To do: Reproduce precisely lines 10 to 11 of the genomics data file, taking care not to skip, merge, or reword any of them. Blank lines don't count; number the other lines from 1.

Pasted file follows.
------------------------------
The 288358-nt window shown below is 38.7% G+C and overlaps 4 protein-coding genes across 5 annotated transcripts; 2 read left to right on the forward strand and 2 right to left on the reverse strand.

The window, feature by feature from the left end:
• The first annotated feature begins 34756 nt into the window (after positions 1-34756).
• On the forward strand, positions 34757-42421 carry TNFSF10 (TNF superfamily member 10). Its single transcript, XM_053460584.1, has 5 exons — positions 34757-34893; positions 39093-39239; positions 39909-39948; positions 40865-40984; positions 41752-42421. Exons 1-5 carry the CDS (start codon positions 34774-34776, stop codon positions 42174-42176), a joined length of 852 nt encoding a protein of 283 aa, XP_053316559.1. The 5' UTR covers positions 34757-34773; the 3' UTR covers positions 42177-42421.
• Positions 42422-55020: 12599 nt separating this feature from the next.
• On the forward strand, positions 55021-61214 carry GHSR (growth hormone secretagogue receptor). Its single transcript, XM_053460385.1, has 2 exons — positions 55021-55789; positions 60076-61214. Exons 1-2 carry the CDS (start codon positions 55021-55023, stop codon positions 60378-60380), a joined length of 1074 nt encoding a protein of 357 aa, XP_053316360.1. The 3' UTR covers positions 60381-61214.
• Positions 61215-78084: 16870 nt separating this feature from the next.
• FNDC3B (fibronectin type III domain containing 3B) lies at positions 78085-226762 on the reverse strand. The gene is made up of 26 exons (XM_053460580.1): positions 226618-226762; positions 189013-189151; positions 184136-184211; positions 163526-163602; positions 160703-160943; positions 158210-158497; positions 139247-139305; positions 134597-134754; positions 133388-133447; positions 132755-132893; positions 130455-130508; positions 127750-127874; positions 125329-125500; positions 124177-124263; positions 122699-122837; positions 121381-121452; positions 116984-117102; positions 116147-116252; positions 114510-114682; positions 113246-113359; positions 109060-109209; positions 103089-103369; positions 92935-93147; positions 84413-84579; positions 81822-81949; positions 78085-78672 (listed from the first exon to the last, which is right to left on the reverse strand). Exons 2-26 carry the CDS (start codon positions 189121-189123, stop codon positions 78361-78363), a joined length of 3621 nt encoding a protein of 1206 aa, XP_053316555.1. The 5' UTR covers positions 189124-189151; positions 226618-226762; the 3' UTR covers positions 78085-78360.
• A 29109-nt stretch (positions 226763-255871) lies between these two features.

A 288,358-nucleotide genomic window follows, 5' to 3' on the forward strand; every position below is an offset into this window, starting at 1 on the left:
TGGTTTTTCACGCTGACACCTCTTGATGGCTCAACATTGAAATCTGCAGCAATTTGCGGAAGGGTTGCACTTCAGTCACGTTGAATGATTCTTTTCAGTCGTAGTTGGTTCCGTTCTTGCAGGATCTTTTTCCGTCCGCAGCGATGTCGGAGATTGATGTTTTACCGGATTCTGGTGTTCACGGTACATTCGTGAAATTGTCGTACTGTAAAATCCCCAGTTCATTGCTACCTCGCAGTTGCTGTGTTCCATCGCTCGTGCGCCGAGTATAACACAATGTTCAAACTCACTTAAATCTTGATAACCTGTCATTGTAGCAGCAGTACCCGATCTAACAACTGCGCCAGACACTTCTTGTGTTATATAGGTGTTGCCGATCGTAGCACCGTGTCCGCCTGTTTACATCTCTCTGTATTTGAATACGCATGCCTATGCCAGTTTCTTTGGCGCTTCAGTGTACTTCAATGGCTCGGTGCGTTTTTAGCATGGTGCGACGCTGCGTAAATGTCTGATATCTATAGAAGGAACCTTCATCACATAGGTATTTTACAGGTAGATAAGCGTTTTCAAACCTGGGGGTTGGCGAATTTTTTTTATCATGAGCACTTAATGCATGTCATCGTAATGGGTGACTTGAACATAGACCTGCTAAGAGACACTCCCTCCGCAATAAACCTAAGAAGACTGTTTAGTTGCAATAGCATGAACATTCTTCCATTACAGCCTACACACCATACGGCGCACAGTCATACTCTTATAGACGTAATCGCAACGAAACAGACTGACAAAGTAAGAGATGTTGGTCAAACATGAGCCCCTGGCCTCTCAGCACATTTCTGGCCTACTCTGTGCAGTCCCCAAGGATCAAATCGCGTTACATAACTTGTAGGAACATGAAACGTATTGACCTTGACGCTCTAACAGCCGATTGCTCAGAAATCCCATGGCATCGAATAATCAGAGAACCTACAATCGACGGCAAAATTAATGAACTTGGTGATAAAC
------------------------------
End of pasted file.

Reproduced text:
A 288,358-nucleotide genomic window follows, 5' to 3' on the forward strand; every position below is an offset into this window, starting at 1 on the left:
TGGTTTTTCACGCTGACACCTCTTGATGGCTCAACATTGAAATCTGCAGCAATTTGCGGAAGGGTTGCACTTCAGTCACGTTGAATGATTCTTTTCAGTCGTAGTTGGTTCCGTTCTTGCAGGATCTTTTTCCGTCCGCAGCGATGTCGGAGATTGATGTTTTACCGGATTCTGGTGTTCACGGTACATTCGTGAAATTGTCGTACTGTAAAATCCCCAGTTCATTGCTACCTCGCAGTTGCTGTGTTCCATCGCTCGTGCGCCGAGTATAACACAATGTTCAAACTCACTTAAATCTTGATAACCTGTCATTGTAGCAGCAGTACCCGATCTAACAACTGCGCCAGACACTTCTTGTGTTATATAGGTGTTGCCGATCGTAGCACCGTGTCCGCCTGTTTACATCTCTCTGTATTTGAATACGCATGCCTATGCCAGTTTCTTTGGCGCTTCAGTGTACTTCAATGGCTCGGTGCGTTTTTAGCATGGTGCGACGCTGCGTAAATGTCTGATATCTATAGAAGGAACCTTCATCACATAGGTATTTTACAGGTAGATAAGCGTTTTCAAACCTGGGGGTTGGCGAATTTTTTTTATCATGAGCACTTAATGCATGTCATCGTAATGGGTGACTTGAACATAGACCTGCTAAGAGACACTCCCTCCGCAATAAACCTAAGAAGACTGTTTAGTTGCAATAGCATGAACATTCTTCCATTACAGCCTACACACCATACGGCGCACAGTCATACTCTTATAGACGTAATCGCAACGAAACAGACTGACAAAGTAAGAGATGTTGGTCAAACATGAGCCCCTGGCCTCTCAGCACATTTCTGGCCTACTCTGTGCAGTCCCCAAGGATCAAATCGCGTTACATAACTTGTAGGAACATGAAACGTATTGACCTTGACGCTCTAACAGCCGATTGCTCAGAAATCCCATGGCATCGAATAATCAGAGAACCTACAATCGACGGCAAAATTAATGAACTTGGTGATAAAC